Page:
In 1998 we started on the incredible task of rewriting OWA for Exchange 2000.  There were competing teams that were working on this task.  WebDav had a team, led by Russ Simpson, working on a very basic hotmail like experience.  The architecture of this version was the most interesting part.  It was scalable and fast because it was actually built into the Exchange store process.  Bob Gering, Ward Beattie, Iain McDonald and I were on the CDO (Collaboration Data Objects) team building a version with DHTML controls on an alpha version of IE5.  Management fixed the redundant effort issue and joined the two teams together with Ward leading the way.  It made perfect sense to combine the efforts of great plumbers along with great painters.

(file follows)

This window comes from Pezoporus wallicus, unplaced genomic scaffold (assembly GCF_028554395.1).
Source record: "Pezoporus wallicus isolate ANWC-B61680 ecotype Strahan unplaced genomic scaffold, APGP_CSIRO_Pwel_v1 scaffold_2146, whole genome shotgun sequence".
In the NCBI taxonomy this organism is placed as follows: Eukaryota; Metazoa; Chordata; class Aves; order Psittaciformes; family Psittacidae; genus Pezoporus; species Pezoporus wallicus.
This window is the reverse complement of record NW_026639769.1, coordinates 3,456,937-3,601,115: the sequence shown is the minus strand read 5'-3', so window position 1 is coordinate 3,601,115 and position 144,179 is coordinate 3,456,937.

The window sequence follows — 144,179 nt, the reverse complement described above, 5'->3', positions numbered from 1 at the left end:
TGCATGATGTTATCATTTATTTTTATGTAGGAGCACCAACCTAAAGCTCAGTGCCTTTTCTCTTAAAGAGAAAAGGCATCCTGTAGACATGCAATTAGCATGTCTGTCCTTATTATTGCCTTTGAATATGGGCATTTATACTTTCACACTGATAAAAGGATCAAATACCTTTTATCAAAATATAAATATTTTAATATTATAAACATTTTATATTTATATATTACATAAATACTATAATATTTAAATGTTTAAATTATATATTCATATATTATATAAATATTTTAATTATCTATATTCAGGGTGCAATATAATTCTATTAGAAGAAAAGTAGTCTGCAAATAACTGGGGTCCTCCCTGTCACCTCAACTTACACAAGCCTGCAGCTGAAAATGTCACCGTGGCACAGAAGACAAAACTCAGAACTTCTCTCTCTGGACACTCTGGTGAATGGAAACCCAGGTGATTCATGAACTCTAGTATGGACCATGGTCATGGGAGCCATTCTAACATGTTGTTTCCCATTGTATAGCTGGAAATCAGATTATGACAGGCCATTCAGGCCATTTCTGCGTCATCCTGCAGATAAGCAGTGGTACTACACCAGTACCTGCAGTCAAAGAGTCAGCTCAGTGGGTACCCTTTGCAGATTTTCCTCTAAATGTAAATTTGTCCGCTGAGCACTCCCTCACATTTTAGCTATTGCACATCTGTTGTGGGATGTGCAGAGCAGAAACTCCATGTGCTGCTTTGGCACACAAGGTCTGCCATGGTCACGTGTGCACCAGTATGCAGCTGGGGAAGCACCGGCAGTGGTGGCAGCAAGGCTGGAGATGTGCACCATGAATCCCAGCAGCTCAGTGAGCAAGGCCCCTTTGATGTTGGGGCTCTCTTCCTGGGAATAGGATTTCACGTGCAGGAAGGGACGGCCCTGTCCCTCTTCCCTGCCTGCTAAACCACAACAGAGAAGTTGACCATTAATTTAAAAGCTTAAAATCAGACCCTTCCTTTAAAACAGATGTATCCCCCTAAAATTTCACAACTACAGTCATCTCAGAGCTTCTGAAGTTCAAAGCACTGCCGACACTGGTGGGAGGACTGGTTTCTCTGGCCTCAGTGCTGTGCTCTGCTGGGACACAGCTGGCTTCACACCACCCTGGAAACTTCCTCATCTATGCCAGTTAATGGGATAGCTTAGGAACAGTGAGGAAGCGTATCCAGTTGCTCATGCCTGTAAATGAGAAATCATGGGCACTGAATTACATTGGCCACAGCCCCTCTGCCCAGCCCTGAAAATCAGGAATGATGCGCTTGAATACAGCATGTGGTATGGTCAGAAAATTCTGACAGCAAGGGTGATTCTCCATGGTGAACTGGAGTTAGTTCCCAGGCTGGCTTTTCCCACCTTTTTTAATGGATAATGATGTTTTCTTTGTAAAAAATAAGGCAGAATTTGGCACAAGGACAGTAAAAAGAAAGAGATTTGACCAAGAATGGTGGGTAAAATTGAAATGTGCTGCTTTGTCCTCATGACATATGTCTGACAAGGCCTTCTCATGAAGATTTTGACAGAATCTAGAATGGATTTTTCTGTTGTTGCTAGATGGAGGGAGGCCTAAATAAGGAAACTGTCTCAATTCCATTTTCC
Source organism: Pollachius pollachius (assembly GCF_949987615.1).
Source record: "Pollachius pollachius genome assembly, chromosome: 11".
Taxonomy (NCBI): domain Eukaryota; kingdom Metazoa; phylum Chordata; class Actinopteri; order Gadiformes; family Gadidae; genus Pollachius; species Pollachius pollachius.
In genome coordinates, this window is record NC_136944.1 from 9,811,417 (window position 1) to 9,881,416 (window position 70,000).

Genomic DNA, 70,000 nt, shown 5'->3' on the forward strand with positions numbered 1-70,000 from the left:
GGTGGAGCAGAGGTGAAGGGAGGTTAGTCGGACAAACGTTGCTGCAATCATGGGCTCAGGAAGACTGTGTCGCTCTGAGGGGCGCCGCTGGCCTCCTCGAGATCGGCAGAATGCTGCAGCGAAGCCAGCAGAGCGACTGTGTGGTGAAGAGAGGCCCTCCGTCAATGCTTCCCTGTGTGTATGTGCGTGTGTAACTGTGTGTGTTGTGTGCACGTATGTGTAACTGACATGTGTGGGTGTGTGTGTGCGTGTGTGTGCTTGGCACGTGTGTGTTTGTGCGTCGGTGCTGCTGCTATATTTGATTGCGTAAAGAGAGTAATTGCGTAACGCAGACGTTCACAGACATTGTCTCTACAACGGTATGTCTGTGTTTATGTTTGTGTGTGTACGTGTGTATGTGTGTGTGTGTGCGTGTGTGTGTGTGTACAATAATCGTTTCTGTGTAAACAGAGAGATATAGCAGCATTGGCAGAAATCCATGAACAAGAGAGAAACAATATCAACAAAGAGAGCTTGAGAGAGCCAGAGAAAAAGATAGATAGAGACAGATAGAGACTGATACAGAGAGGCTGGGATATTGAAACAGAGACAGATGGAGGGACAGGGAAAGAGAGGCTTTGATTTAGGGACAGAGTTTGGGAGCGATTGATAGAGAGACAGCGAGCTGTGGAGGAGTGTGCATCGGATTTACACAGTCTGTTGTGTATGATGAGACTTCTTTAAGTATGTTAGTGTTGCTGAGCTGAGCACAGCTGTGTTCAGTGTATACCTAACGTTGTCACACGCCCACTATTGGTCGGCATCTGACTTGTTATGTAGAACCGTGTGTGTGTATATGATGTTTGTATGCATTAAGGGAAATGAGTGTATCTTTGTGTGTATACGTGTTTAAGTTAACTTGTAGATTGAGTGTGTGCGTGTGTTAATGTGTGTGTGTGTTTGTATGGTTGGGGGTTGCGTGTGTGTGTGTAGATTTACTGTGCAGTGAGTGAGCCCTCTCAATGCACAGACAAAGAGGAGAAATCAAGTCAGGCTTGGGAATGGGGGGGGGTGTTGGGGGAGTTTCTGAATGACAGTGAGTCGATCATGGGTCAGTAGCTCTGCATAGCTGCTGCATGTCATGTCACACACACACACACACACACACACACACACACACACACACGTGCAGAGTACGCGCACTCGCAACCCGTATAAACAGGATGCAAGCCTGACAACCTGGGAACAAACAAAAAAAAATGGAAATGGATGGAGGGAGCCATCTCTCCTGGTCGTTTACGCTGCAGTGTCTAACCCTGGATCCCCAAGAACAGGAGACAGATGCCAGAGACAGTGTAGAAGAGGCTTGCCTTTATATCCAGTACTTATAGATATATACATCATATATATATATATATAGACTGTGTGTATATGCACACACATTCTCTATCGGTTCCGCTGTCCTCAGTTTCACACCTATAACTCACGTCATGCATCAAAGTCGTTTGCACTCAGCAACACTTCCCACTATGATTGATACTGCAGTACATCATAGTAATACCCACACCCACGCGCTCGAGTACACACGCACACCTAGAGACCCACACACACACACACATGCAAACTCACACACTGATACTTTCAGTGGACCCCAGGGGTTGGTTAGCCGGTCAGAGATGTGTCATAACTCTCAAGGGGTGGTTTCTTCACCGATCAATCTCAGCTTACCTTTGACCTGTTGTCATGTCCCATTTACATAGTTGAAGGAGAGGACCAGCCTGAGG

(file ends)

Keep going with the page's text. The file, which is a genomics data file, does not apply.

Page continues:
The first DHTML prototype for OWA was written on top of a pre-beta version of IE5.  IE5 was such a huge improvement.  IE4 was a great step forward and we did evaluate it but IE5 had many other built-in technologies that let us improve the user experience.  The IE5 browser could certainly absorb xml but making a DAV request was impossible from the browser, so we added an ActiveX control to the prototype that made it possible to make DAV requests such as SEARCH, PROPFIND, etc…  The OWA prototype was demo’d to Billg and he loved it.  This gave us enough momentum to get a component that we needed to be installed by IE5 that we called XMLHTTP.  XMLHTTP was born and implemented by the OWA dev effort of Shawn Bracewell.  Exchange funded the effort by having OWA development build XMLHTTP in partnership with the Webdata team in SQL server.